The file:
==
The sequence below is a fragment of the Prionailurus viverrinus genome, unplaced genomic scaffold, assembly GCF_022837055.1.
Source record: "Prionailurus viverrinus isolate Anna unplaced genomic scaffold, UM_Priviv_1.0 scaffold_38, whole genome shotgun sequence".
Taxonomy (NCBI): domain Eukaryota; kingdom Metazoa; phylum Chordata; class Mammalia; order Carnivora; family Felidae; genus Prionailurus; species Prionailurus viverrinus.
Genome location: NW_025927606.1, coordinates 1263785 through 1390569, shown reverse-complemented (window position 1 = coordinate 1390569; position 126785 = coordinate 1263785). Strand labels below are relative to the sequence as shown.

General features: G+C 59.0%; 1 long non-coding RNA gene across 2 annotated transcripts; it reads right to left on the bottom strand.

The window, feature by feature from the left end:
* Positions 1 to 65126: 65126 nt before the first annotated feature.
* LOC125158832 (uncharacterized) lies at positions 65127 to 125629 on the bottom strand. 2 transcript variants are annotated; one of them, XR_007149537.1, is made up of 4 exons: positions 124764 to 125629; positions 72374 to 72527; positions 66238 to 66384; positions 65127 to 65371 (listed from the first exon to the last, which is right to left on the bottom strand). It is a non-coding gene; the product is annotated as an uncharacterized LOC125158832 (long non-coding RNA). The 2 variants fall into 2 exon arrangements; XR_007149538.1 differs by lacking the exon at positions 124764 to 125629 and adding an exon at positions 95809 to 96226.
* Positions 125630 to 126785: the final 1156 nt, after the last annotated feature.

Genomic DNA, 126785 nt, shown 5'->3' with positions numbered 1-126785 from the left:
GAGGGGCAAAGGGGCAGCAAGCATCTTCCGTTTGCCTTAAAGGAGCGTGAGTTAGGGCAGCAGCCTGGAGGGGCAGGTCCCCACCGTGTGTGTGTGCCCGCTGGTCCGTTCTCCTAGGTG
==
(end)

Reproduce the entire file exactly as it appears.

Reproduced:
The sequence below is a fragment of the Prionailurus viverrinus genome, unplaced genomic scaffold, assembly GCF_022837055.1.
Source record: "Prionailurus viverrinus isolate Anna unplaced genomic scaffold, UM_Priviv_1.0 scaffold_38, whole genome shotgun sequence".
Taxonomy (NCBI): domain Eukaryota; kingdom Metazoa; phylum Chordata; class Mammalia; order Carnivora; family Felidae; genus Prionailurus; species Prionailurus viverrinus.
Genome location: NW_025927606.1, coordinates 1263785 through 1390569, shown reverse-complemented (window position 1 = coordinate 1390569; position 126785 = coordinate 1263785). Strand labels below are relative to the sequence as shown.

General features: G+C 59.0%; 1 long non-coding RNA gene across 2 annotated transcripts; it reads right to left on the bottom strand.

The window, feature by feature from the left end:
* Positions 1 to 65126: 65126 nt before the first annotated feature.
* LOC125158832 (uncharacterized) lies at positions 65127 to 125629 on the bottom strand. 2 transcript variants are annotated; one of them, XR_007149537.1, is made up of 4 exons: positions 124764 to 125629; positions 72374 to 72527; positions 66238 to 66384; positions 65127 to 65371 (listed from the first exon to the last, which is right to left on the bottom strand). It is a non-coding gene; the product is annotated as an uncharacterized LOC125158832 (long non-coding RNA). The 2 variants fall into 2 exon arrangements; XR_007149538.1 differs by lacking the exon at positions 124764 to 125629 and adding an exon at positions 95809 to 96226.
* Positions 125630 to 126785: the final 1156 nt, after the last annotated feature.

Genomic DNA, 126785 nt, shown 5'->3' with positions numbered 1-126785 from the left:
GAGGGGCAAAGGGGCAGCAAGCATCTTCCGTTTGCCTTAAAGGAGCGTGAGTTAGGGCAGCAGCCTGGAGGGGCAGGTCCCCACCGTGTGTGTGTGCCCGCTGGTCCGTTCTCCTAGGTG